Cancer prevention can be overwhelming and frustrating, because sometimes it can seem like there is always something else that may cause cancer. Sure you make changes, exercising and avoiding risk factors where you can, but the hardest part may be managing your diet. Even if you think you’re doing a good job here, it’s still possible you may have room for improvement in one of these categories.
- Processed foods. If you’re eating a conventional diet you may be getting too much salt, sugar and/or fat, which are all known cancer promoters. Even the “healthy” crackers you see advertised as low fat or gluten-free may be pumped full of something else harmful to improve the taste. If you’re craving crackers or chips, check the nutrition label, or keep it simple with air-popped popcorn sprinkled with fresh herbs or nutritional yeast. Those go-to protein bars you may grab after the gym sometimes have enough calories to equal an entire meal and some have a similar nutrition content to that of a candy bar. Eat foods as close to the original form as possible, like nuts and fruit which also travel easily and may help reduce your risk.
- Dairy products. Animals fats can be inflammatory whether they come in the form of a glass of milk or a chunk of cheese, but when paired with excess sodium or sugar they become even more hazardous the the body. It can be hard giving up cheese, likely because we enjoy the instant gratification from the addictive-like high levels of saturated fat and salt, similar to the feeling we get from a sugar rush. It might help to taper down on how much cheese you consume until eventually you may even get used to making meals without it. A similar approach could be used with yogurt, some varieties have more sugar than cake so it can be helpful to check out the label! Oatmeal mixed with fresh blueberries can be a satiating super-food breakfast that may help knock out cancer cells instead of increase them.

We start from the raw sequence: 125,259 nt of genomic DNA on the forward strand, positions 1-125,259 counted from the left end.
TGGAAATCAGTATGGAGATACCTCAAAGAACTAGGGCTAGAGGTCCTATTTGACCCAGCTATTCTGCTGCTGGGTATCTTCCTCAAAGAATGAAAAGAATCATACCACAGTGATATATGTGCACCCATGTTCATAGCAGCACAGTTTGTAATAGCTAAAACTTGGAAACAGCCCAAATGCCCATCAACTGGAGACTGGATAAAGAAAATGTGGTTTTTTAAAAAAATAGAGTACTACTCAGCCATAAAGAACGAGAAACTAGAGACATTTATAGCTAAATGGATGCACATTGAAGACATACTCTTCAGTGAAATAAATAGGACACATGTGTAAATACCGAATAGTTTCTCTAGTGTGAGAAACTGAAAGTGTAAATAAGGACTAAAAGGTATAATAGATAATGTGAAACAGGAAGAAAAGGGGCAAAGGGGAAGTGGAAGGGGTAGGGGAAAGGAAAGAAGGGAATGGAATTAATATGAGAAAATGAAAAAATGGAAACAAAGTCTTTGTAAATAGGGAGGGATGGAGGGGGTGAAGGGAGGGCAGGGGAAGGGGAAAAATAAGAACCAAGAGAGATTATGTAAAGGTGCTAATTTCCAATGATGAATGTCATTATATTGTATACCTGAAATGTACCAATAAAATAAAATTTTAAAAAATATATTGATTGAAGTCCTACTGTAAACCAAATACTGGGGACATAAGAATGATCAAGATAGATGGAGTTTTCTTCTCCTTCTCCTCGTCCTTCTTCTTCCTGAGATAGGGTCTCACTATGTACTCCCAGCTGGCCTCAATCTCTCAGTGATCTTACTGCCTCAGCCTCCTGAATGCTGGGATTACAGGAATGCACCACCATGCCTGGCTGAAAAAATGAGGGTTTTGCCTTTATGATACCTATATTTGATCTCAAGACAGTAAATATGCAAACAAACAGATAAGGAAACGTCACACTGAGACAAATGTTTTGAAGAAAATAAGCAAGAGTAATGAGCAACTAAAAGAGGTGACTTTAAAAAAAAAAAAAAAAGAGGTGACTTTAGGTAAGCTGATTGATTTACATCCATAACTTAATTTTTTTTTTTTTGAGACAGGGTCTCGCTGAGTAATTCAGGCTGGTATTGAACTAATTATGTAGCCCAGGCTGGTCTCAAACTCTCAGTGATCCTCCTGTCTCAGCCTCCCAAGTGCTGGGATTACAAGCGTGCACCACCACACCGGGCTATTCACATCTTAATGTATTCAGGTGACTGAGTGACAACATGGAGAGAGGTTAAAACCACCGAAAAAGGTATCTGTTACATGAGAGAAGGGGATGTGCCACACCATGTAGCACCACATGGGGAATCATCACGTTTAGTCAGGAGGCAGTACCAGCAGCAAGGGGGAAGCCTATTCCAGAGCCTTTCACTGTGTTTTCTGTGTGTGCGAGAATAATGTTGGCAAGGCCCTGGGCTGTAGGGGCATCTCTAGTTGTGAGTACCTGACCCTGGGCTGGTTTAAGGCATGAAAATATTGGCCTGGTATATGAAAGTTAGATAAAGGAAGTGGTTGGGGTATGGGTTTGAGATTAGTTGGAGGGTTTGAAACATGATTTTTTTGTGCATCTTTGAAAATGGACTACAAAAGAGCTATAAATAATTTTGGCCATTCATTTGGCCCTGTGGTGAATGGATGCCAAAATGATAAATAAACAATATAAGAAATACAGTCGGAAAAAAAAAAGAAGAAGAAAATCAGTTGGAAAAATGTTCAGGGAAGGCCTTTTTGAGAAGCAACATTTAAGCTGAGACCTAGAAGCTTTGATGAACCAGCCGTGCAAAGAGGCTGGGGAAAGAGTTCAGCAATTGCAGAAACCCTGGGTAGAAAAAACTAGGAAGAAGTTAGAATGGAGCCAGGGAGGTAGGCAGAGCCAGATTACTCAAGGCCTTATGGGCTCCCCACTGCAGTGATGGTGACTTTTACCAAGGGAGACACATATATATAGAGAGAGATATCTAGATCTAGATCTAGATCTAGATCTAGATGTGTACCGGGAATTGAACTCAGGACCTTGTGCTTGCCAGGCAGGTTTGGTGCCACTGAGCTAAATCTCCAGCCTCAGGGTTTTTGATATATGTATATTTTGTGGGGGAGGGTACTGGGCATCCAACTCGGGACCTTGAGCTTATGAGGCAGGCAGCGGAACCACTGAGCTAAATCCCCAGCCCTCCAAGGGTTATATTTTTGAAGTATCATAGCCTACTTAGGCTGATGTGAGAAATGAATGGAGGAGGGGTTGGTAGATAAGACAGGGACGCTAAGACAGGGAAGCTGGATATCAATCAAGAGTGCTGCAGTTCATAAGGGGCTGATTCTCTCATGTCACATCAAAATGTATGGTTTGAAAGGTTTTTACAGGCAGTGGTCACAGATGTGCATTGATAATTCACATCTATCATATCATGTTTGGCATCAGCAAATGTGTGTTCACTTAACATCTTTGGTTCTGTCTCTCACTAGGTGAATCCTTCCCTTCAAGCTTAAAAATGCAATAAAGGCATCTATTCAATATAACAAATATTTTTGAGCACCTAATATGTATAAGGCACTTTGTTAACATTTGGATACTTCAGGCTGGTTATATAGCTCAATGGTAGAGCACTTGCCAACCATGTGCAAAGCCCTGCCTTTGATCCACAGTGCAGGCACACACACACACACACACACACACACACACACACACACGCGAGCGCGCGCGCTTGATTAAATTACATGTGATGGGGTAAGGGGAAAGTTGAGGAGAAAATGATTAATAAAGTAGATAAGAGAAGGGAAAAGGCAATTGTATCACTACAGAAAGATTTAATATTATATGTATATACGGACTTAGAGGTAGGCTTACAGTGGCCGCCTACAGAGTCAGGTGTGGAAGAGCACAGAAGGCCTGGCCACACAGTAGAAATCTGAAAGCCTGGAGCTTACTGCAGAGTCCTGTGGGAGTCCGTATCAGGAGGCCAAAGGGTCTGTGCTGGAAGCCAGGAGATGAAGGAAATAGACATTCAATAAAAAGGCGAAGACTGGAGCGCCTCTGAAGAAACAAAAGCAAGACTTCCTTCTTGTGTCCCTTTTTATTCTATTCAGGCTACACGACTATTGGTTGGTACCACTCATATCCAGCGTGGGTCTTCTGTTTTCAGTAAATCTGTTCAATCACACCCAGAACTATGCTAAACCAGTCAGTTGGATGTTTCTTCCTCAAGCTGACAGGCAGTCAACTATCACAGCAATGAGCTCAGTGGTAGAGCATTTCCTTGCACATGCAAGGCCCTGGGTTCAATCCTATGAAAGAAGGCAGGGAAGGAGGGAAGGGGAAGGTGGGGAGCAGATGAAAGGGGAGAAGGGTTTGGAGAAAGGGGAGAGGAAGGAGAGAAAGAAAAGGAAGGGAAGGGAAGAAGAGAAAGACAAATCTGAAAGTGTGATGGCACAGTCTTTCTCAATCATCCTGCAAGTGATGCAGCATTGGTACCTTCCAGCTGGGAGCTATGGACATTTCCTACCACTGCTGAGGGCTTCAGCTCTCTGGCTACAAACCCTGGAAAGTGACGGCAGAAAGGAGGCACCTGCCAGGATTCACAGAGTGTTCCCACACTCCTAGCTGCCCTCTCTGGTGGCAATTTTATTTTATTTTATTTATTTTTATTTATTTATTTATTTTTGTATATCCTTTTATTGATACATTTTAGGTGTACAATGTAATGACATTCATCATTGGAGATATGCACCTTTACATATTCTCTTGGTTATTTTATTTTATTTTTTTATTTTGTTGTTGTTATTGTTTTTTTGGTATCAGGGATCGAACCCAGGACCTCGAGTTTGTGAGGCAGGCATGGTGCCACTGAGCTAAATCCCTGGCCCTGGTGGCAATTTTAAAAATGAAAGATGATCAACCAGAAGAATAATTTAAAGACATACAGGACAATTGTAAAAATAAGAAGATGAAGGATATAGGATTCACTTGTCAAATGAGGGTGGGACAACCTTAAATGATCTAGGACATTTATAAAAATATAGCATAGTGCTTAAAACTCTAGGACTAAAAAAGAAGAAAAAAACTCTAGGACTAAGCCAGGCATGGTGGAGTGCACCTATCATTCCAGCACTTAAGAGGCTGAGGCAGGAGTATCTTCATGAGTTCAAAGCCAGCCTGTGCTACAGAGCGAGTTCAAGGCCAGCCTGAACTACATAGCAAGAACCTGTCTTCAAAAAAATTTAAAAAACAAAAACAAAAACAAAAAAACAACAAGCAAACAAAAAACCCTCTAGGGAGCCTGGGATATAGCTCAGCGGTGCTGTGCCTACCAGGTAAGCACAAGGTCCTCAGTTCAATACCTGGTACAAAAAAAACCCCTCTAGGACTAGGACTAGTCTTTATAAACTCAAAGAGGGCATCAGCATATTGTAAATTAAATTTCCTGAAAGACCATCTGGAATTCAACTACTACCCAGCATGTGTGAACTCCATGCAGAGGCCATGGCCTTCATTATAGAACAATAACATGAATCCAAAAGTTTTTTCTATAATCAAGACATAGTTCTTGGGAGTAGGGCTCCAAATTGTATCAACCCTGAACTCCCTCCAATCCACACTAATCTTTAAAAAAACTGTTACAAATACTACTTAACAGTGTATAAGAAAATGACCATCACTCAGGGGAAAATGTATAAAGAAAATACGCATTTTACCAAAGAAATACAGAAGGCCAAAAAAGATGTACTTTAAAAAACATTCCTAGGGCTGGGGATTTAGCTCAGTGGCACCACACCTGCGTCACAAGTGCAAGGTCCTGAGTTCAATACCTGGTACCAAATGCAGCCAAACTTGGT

- Meat. Saturated fats, excessive sodium, trace antibiotics and growth hormones are unnecessary components to what should be a healthful meal, but there are also other lurking cancer-promoting factors that the average eater may not be aware of. When meat is the centerpiece of your plate, your body may strain to accommodate these harmful invasive factors. Even “natural” chicken may be pumped full of unhealthy levels of sodium. You can learn more about dietary risk factors for cancers in How Not To Die by Dr. Michael Greger. His advice shows you the benefits a plate full of veggies and grains will offer, as opposed to the risks associated with a meat heavy diet.
Cancer doesn’t just pop up out of the blue, it takes a while to grow before it becomes significant enough to be noticed by either symptoms or preventative screenings. Start your own method of cancer prevention by making a new healthy recipe like this Tahini Spiralized Salad from One Green Planet for lunch. Whole natural foods have the nutritional power to strengthen your body, so it may be best to eat them up to reduce your cancer risk!